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Latest posts by BobTheGardener

Seamless/tightly butted patio joints - how to grout?

Posted: 31/12/2014 at 14:51

Greg, you can get kiln-dried fine sand for just that purpose and simply brush it in when the weather is dry.  Here a link to the Wickes version:


Gardening challenges for 2015

Posted: 31/12/2014 at 12:43

Hi Pauline, peas can be a bit disappointing crop wise, often even when grown in the ground.  If you like climbing (French) beans, you may well get a more useable crop when grown in pots.  Even if not, the flowers are very pretty and come in various shades including red, white and purple.  The Victorians used to grow beans purely for the flowers and it is only in more recent times that we started to grow them mainly as a food crop.

Camera Corner

Posted: 31/12/2014 at 10:08

Super sunset and sunrise photos everyone.  KEF, I suspect you are right about moisture levels - may be related to 'lake effect' which is oft used in reports from the US and Canada.


Posted: 31/12/2014 at 10:00

You might well be right KEF - Cornwall is so much like another country it may as well be one (which many Cornish folk say it is anyway!) 

Hoariest frost yet here last night - will try and take some photo's.

Put an extra feeder up yesterday, so now two with just sunflower seeds and two with mixed seed plus a fatball holder and the birdtable.  So far this morning (watching via video camera), the bluetits seem to have claimed one of the sunflower feeders and the coaltits have bagsied the other - exclusively as far as I can tell.  The blackbird still 'owns' the birdtable but the robin is overseer and owns everything when he is around - busy little begger!


Controlling re-shooting shrubs

Posted: 29/12/2014 at 23:00

The shoots will grow quickly as they have roots to match the trunks.  I have a large laurel and it grow over a metre per year so all of the top growth has to be pruned off to keep it under some sort of control.  You can prune the new shoots once they reach the desired height and they will then form side-shoots and should bush out nicely. 

2015, here we come!

Posted: 29/12/2014 at 14:38

Good luck Gemma, I always find this time of year exciting and cold, bright days like we're having at the moment are perfect to get some of the hard work done which keeps you nice and warm (as well as burning off any Christmas 'excesses'!)

The cold frame sounds like an excellent idea - I find mine indispensible and would give that a high priority!

2015, here we come!

Posted: 29/12/2014 at 13:39

Well, just bagged six 80 litre compost bags with my own stuff dug from the 'ready' heap, and lovely black crumbly stuff it is too!    Made mainly from shreddings with the addition of copious amounts of comfrey and, erm.. 'natural human liquid compost accelerator', an unbeatable combination!

That will give my plants a nice head start come spring.

When I came in to warm my hands and feet up, I found three seed catalogues had come through the letterbox, so that's the evenings sorted for the next few days.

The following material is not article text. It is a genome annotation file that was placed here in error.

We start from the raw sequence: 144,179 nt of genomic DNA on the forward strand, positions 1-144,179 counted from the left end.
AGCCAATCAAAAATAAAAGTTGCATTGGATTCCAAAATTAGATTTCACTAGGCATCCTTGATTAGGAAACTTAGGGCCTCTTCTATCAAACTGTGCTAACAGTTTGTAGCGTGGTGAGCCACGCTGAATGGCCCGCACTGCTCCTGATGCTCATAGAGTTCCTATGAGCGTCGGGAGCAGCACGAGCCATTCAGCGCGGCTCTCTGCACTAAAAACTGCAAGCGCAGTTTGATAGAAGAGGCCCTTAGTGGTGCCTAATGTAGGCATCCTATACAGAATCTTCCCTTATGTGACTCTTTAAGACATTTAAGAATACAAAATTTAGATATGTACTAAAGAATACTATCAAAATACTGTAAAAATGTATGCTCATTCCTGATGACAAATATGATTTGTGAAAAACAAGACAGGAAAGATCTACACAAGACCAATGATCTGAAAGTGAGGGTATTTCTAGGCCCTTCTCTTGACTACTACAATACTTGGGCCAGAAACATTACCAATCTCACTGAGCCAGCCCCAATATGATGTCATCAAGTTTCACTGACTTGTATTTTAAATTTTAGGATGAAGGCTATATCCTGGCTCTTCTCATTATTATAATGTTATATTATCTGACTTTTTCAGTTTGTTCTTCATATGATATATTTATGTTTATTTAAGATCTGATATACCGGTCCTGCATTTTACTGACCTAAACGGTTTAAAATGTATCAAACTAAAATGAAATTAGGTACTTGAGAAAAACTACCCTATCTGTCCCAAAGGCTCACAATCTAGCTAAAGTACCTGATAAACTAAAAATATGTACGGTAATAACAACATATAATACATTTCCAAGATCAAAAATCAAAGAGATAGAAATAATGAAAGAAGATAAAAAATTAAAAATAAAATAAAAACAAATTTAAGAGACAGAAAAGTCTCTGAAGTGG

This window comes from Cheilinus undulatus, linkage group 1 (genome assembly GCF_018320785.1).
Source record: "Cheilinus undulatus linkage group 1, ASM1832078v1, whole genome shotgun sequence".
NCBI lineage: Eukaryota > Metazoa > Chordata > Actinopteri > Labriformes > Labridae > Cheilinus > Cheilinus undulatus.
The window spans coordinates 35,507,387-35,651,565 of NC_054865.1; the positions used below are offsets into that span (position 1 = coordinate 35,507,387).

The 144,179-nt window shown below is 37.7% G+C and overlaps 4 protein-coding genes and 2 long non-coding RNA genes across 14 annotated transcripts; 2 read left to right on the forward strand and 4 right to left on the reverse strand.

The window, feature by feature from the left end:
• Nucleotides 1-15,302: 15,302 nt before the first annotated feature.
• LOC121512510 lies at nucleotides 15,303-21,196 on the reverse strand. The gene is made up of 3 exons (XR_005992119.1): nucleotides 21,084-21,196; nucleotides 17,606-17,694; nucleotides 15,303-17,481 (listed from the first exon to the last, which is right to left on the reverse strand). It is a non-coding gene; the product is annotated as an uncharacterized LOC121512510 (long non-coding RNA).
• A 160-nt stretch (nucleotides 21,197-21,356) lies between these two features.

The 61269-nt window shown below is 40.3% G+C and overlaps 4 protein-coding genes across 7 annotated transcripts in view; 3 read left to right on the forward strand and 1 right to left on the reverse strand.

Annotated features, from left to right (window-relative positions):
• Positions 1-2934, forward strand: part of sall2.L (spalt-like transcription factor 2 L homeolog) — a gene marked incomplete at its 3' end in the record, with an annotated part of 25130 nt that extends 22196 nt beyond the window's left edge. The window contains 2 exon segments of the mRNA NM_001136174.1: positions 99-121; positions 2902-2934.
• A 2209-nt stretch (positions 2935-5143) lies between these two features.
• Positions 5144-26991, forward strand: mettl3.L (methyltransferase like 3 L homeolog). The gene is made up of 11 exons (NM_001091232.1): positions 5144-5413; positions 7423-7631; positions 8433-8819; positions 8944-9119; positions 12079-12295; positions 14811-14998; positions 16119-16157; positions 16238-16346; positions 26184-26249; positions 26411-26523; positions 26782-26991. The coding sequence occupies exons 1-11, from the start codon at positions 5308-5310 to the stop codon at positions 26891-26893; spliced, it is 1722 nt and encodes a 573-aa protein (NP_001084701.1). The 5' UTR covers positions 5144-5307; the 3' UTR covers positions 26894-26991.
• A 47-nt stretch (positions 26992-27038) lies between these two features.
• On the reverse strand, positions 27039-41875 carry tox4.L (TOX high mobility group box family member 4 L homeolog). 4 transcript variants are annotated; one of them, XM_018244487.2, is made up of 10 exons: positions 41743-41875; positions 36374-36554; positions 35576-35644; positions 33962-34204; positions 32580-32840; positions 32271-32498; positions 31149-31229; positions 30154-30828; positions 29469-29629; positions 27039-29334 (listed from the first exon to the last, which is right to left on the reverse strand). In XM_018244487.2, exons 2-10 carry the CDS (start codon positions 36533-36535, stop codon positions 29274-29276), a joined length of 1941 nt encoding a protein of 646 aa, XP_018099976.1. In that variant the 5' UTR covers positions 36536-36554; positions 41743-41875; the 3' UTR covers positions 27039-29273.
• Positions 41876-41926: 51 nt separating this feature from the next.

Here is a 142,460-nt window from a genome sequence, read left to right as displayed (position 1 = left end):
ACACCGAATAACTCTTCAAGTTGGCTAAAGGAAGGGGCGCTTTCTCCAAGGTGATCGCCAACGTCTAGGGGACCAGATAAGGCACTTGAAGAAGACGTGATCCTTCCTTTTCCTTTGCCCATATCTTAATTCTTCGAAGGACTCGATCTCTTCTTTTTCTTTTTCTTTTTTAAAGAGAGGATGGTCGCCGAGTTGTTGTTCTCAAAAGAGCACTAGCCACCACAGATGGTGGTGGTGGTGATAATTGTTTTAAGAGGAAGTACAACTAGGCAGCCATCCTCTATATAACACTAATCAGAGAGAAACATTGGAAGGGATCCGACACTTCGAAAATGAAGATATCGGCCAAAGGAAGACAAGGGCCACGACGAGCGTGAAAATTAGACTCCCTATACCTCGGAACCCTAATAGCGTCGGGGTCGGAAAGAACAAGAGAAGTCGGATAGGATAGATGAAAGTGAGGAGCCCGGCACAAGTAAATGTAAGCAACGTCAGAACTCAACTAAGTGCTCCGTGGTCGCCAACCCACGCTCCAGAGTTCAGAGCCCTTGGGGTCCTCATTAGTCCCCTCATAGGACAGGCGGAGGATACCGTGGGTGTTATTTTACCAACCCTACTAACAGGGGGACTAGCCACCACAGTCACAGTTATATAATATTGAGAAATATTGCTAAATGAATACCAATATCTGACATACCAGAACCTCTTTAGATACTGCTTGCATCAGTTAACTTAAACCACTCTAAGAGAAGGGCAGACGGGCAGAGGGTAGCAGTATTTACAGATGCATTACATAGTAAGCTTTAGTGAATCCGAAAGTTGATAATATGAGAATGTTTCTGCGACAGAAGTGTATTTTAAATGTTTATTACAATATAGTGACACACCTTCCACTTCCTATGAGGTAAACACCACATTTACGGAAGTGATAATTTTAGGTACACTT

Plum Codling Moth battle

Posted: 28/12/2014 at 22:23

I agree with Berghill.  Unfortunately, an insecticidal spray when the traps indicate Plum moth are active is the only thing which will seriously reduce fruit damage, but if you don't want to use insecticides you could try nematodes like "Nemasys Grow Your Own" which you spray on the branches, trunk and ground below (to kill pupae.)  The nematodes will kill caterpillars without poisoning other wildlife.

Victoria plum tree

Posted: 26/12/2014 at 18:05

I would also only use a John Innes No 3 for this.  Composts based on the No 3 formula are not only suitable for permanent container plantings but, because they are loam-based, are much heavier and will help to prevent the wind blowing the tree over.  That can be quite a problem for fruit-laden trees which are planted in pots.

Camera Corner

Posted: 26/12/2014 at 17:42

It's snowing here with very large flakes which have been caught nicely by the flash:

Discussions started by BobTheGardener

Renovate or remove privet hedge?

Replace or cut back hard? 
Replies: 19    Views: 648
Last Post: 20/09/2015 at 13:33


No real rain here for weeks 
Replies: 11    Views: 327
Last Post: 07/06/2015 at 18:41

Little Red Devils (Lily beetles)

They're about now! 
Replies: 1    Views: 367
Last Post: 06/04/2015 at 17:03

Christmas has come early

New trees 
Replies: 9    Views: 962
Last Post: 19/12/2014 at 16:52

Anyone for squirrel crumble?

Thieving rodents 
Replies: 12    Views: 747
Last Post: 27/11/2014 at 21:12

Plant ID quizzes

Have fun identifying plants! 
Replies: 16    Views: 705
Last Post: 14/09/2014 at 13:17

Watering dried-out pots

Tip to help to stop water running straight through 
Replies: 13    Views: 664
Last Post: 28/07/2014 at 12:28

Blackfly - ladybirds to the rescue!

Broad bean tip blackfly infestation 
Replies: 2    Views: 530
Last Post: 13/07/2014 at 18:04

Bob's guide to picking soft fruit

Only fto be read by your household's main gardener! 
Replies: 3    Views: 456
Last Post: 05/07/2014 at 18:52

Lovely surprise

I went down the garden in the gloom.. 
Replies: 15    Views: 788
Last Post: 18/06/2014 at 14:32

Dragonfly/Darter/Mayfly ID?

Flew into the polytunnel for a while 
Replies: 6    Views: 697
Last Post: 01/06/2014 at 21:44

A week of rain = jungle garden!

It's been too wet to really do anything outside.. 
Replies: 16    Views: 1178
Last Post: 01/06/2014 at 17:42

Deep Down & Dirty: The Science of soil

Replies: 4    Views: 835
Last Post: 24/04/2014 at 11:30

Check your delphiniums for caterpillars

Look for distorted and damaged leaves near the tips 
Replies: 10    Views: 1295
Last Post: 22/04/2014 at 10:58

Seed grown Wisteria finally in flower - Hooray!

Planted many years ago 
Replies: 3    Views: 508
Last Post: 15/04/2014 at 12:39
1 to 15 of 29 threads